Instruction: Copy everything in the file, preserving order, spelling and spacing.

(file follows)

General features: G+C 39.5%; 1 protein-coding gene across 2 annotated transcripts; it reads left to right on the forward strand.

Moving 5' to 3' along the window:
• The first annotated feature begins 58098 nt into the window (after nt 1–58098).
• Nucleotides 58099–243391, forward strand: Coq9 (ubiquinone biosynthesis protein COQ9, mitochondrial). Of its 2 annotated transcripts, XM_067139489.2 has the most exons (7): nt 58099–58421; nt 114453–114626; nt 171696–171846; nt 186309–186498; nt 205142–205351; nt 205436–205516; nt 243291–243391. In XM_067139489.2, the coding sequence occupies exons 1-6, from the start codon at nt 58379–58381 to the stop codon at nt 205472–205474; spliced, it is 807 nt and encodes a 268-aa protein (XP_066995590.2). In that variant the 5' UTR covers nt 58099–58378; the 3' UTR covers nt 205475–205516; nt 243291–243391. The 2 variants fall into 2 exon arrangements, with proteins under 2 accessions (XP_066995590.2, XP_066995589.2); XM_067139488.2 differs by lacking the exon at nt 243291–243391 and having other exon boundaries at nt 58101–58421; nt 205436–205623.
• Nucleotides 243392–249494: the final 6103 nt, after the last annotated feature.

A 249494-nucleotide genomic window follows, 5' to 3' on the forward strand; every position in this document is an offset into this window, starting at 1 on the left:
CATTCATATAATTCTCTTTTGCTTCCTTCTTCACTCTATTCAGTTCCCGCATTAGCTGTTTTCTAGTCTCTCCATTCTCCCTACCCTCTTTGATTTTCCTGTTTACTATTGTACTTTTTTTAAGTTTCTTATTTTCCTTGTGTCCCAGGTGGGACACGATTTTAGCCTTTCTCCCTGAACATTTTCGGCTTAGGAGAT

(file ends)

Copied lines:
General features: G+C 39.5%; 1 protein-coding gene across 2 annotated transcripts; it reads left to right on the forward strand.

Moving 5' to 3' along the window:
• The first annotated feature begins 58098 nt into the window (after nt 1–58098).
• Nucleotides 58099–243391, forward strand: Coq9 (ubiquinone biosynthesis protein COQ9, mitochondrial). Of its 2 annotated transcripts, XM_067139489.2 has the most exons (7): nt 58099–58421; nt 114453–114626; nt 171696–171846; nt 186309–186498; nt 205142–205351; nt 205436–205516; nt 243291–243391. In XM_067139489.2, the coding sequence occupies exons 1-6, from the start codon at nt 58379–58381 to the stop codon at nt 205472–205474; spliced, it is 807 nt and encodes a 268-aa protein (XP_066995590.2). In that variant the 5' UTR covers nt 58099–58378; the 3' UTR covers nt 205475–205516; nt 243291–243391. The 2 variants fall into 2 exon arrangements, with proteins under 2 accessions (XP_066995590.2, XP_066995589.2); XM_067139488.2 differs by lacking the exon at nt 243291–243391 and having other exon boundaries at nt 58101–58421; nt 205436–205623.
• Nucleotides 243392–249494: the final 6103 nt, after the last annotated feature.

A 249494-nucleotide genomic window follows, 5' to 3' on the forward strand; every position in this document is an offset into this window, starting at 1 on the left:
CATTCATATAATTCTCTTTTGCTTCCTTCTTCACTCTATTCAGTTCCCGCATTAGCTGTTTTCTAGTCTCTCCATTCTCCCTACCCTCTTTGATTTTCCTGTTTACTATTGTACTTTTTTTAAGTTTCTTATTTTCCTTGTGTCCCAGGTGGGACACGATTTTAGCCTTTCTCCCTGAACATTTTCGGCTTAGGAGAT